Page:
United States District Court, W.D. Missouri, Southern Division
OPINION AND ORDER DENYING PETITION FOR WRIT OF HABEAS CORPUS AND DENYING A CERTIFICATE OF APPEALABILITY
GARY A. FENNER, District Judge.
Petitioner, a convicted state prisoner currently confined at the Potosi Correctional Center in Mineral Point, Missouri, has filed pro se a petition for writ of habeas corpus pursuant to 28 U.S.C. § 2254. Petitioner challenges his 2007 conviction and sentence for first degree assault, which was entered in the Circuit Court of Greene County, Missouri. Petitioner's direct appeal of his conviction and sentence was denied. Respondent's Exhibit I. Petitioner filed a motion for post-conviction relief pursuant to Mo. Sup.Ct. R. 29.15, the denial of which was affirmed on appeal. Messier v. State, 398 S.W.3d 508 (Mo. App. 2013). As a preliminary matter, respondent contends that, although petitioner states in his petition that he raises four grounds, he actually raised only three grounds for relief.
Statute of Limitations
Respondent first contends that petitioner=s petition should be dismissed as untimely because (1) direct review of petitioner's state conviction concluded on October 31, 2008; (2) petitioner waited until January 12, 2009 to file a post-conviction motion, which was concluded on February 22, 2013; and (3) petitioner mailed his federal petition on March 25, 2014, almost three (3) months after the one-year deadline for filing under 28 U.S.C. §2244(d)(1). Doc. No. 12, pp. 8-9. Respondent also argues that petitioner offers no medical records to support his claims that his medical condition justifies his untimely petition and has asserted no facts that he has been pursuing his rights diligently. Doc. No. 12, pp. 9-10. In the alternative, respondent argues that petitioner's claims are without merit. Doc. No. 12, pp.10-23.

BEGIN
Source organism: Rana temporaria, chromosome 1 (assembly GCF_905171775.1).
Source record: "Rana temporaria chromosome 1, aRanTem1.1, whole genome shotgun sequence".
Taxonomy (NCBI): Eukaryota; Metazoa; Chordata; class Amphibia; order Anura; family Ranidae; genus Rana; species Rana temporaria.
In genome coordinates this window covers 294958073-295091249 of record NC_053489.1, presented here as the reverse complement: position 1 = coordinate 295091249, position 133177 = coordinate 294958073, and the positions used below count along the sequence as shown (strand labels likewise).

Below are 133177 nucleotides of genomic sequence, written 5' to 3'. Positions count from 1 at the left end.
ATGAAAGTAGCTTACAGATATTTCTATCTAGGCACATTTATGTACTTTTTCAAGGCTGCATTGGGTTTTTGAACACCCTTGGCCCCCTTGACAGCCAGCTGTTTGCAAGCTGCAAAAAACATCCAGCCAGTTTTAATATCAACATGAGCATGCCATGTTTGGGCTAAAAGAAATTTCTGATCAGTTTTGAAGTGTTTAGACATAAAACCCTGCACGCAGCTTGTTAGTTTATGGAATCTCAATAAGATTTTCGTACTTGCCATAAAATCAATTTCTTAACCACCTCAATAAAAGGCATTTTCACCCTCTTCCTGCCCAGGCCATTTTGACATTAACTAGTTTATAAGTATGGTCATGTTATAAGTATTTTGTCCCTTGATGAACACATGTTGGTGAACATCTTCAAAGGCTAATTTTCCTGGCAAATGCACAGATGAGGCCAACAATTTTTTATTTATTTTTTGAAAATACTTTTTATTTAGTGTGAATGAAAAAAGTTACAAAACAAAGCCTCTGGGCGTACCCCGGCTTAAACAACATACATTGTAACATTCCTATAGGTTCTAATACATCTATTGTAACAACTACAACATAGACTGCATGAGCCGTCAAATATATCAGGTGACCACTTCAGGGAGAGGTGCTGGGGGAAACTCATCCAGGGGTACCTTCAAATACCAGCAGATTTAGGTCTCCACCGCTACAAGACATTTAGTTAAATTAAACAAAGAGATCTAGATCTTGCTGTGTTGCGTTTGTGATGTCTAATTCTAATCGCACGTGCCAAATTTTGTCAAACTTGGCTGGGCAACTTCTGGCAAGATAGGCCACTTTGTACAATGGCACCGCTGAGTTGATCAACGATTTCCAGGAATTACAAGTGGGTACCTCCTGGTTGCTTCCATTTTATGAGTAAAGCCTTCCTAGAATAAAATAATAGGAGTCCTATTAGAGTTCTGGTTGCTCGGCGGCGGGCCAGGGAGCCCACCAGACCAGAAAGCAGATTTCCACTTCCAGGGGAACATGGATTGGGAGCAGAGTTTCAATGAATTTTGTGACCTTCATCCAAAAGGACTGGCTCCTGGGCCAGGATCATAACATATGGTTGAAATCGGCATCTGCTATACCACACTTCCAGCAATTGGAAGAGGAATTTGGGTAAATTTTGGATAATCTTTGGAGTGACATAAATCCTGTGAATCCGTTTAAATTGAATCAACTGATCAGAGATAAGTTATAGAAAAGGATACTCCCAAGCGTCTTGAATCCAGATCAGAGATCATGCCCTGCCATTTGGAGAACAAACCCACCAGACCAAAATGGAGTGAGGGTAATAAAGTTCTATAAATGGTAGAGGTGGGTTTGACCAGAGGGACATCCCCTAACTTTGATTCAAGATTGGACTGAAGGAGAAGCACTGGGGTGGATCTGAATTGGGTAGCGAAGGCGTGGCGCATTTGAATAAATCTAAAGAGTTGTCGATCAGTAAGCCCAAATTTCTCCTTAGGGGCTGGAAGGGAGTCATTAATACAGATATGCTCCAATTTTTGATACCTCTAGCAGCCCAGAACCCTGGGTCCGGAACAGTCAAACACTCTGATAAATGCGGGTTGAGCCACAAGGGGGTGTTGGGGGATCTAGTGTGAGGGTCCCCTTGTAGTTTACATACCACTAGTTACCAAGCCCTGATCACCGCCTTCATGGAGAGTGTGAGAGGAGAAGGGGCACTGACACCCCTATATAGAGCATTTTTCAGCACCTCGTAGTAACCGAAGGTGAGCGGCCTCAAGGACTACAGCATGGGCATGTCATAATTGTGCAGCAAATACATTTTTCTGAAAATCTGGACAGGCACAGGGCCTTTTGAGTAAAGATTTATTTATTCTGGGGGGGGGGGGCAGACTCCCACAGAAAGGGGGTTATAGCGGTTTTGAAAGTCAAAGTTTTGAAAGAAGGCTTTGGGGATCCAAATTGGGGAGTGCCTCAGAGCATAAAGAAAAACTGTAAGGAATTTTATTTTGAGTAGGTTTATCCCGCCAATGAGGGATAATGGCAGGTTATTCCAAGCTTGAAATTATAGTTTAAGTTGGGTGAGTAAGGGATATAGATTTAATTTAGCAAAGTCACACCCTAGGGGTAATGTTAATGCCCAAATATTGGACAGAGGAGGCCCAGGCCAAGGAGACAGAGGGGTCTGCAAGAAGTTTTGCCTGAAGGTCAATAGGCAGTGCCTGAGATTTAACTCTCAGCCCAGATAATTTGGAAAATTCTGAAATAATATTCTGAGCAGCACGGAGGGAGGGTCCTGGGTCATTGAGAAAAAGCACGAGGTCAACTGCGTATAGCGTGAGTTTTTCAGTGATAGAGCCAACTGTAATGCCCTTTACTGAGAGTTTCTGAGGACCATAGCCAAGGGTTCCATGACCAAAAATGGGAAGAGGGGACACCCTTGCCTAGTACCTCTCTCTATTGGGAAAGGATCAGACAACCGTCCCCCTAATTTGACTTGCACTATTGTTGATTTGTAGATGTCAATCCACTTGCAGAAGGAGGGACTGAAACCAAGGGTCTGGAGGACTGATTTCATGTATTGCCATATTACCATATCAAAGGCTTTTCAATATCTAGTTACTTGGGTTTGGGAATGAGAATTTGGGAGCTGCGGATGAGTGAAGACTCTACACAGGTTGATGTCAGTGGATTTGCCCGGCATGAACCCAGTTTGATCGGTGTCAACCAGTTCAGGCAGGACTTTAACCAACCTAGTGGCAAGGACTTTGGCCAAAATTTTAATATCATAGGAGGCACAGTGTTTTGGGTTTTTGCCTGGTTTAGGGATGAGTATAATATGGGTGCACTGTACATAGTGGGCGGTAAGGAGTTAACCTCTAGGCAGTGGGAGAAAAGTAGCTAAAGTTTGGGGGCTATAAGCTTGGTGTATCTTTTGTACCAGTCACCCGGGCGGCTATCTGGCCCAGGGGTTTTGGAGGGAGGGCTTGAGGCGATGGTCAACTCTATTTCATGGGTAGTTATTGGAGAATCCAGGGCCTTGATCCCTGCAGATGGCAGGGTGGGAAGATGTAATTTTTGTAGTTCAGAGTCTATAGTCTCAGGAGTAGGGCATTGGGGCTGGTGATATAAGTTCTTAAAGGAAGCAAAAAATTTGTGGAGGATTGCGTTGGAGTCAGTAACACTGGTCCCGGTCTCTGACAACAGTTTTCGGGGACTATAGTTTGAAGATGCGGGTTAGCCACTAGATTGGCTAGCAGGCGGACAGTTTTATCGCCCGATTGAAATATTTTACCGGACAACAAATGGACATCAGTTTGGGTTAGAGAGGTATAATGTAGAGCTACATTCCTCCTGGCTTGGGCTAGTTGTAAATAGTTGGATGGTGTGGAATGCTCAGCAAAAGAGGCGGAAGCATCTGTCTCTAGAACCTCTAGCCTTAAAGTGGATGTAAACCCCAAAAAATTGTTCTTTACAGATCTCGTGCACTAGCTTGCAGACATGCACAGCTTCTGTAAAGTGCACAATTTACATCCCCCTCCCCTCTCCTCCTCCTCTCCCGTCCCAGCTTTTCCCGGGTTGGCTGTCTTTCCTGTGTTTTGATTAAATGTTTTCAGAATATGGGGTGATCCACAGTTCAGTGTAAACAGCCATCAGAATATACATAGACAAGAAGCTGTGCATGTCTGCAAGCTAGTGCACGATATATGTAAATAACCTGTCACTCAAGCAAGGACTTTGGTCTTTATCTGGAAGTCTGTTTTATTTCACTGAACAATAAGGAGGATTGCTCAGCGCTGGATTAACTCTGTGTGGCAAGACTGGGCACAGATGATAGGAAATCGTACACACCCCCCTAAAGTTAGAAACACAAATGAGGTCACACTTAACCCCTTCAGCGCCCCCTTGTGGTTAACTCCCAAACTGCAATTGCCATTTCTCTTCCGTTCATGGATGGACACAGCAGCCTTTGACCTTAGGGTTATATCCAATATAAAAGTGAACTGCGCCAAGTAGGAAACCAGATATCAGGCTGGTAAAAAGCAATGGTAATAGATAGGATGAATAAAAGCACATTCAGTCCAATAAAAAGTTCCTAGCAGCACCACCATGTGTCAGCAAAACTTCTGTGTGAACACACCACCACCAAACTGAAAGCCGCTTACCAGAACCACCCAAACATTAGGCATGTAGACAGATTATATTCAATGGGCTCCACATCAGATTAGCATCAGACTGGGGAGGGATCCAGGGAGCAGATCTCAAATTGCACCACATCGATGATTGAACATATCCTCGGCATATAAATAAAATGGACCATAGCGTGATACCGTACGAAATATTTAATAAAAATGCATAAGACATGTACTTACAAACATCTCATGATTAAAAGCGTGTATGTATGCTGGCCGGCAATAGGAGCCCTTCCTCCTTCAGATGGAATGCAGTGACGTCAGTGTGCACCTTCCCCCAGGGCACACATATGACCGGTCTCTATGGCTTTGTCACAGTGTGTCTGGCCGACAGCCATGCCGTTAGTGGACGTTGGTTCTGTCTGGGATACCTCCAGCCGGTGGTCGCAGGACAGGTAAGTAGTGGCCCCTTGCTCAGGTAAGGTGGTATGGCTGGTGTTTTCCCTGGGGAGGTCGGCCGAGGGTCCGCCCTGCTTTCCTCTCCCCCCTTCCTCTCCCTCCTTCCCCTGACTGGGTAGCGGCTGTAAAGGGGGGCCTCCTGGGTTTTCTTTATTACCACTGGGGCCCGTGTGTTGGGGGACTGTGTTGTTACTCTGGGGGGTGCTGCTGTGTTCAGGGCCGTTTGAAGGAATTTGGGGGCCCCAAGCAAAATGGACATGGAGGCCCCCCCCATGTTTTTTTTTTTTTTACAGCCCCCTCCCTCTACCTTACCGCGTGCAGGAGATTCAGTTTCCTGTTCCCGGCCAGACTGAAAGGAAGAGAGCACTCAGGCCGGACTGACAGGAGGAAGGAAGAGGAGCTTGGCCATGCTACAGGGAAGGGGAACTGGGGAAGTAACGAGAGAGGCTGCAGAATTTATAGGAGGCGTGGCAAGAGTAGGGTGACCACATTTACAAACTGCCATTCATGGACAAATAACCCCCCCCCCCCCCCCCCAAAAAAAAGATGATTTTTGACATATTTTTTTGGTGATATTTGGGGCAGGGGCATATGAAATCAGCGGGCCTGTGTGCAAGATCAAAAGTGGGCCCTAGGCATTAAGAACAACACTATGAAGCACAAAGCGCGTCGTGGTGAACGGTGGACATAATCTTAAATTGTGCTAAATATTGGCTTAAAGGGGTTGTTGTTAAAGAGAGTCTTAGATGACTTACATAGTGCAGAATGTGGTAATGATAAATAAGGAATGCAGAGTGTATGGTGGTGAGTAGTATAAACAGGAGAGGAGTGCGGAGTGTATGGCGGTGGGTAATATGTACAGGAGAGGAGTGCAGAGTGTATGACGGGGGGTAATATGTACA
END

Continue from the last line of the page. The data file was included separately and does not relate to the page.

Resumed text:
In reply, petitioner argues that his petition is within the one-year statute of limitations for federal habeas because he did not have access to his legal papers or his medical records and that he has seizures which make it hard for him to stand or sit for long periods of time. Doc. No. 16, p. 2. Because this case presents an example in which Ait is considerably easier and thus more judicially efficient to affirm on the merits than to untangle the complexities of the timeliness issue, " this Court will address the merits of petitioner's grounds for relief. Jones v. Bowersox, 28 Fed.Appx. 610, 611, 2002 WL 215523, **1 (8th Cir. Feb. 13, 2002).
In ruling on petitioner's motion for post-conviction relief, the Missouri Court of Appeals, Southern District, set forth the following facts:
On the evening of April 10, 2006, Springfield Police Officer Chelsea Inlow responded to a Springfield motel to find Robert Nishimoto ("Victim") on a nearby sidewalk. The officer observed that Victim "was bloody. There was blood coming from his mouth, [and] blood coming from the back of his head." There was also a pool of blood beside Victim.